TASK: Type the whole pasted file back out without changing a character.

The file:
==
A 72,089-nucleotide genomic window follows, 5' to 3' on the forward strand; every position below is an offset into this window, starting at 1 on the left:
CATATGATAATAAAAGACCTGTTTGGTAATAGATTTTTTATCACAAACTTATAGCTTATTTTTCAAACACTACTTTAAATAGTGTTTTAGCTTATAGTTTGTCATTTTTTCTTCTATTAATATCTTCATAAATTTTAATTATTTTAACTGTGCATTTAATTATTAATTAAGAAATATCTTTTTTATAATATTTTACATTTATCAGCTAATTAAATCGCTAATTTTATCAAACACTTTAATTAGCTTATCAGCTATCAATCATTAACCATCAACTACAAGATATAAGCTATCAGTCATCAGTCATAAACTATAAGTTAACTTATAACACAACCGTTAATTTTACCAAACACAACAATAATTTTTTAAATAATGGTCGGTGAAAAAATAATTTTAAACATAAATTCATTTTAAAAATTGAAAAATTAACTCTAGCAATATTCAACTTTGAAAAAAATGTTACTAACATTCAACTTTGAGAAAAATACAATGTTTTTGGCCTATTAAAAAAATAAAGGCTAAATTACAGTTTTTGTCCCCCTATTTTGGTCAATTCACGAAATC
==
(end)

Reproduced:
A 72,089-nucleotide genomic window follows, 5' to 3' on the forward strand; every position below is an offset into this window, starting at 1 on the left:
CATATGATAATAAAAGACCTGTTTGGTAATAGATTTTTTATCACAAACTTATAGCTTATTTTTCAAACACTACTTTAAATAGTGTTTTAGCTTATAGTTTGTCATTTTTTCTTCTATTAATATCTTCATAAATTTTAATTATTTTAACTGTGCATTTAATTATTAATTAAGAAATATCTTTTTTATAATATTTTACATTTATCAGCTAATTAAATCGCTAATTTTATCAAACACTTTAATTAGCTTATCAGCTATCAATCATTAACCATCAACTACAAGATATAAGCTATCAGTCATCAGTCATAAACTATAAGTTAACTTATAACACAACCGTTAATTTTACCAAACACAACAATAATTTTTTAAATAATGGTCGGTGAAAAAATAATTTTAAACATAAATTCATTTTAAAAATTGAAAAATTAACTCTAGCAATATTCAACTTTGAAAAAAATGTTACTAACATTCAACTTTGAGAAAAATACAATGTTTTTGGCCTATTAAAAAAATAAAGGCTAAATTACAGTTTTTGTCCCCCTATTTTGGTCAATTCACGAAATC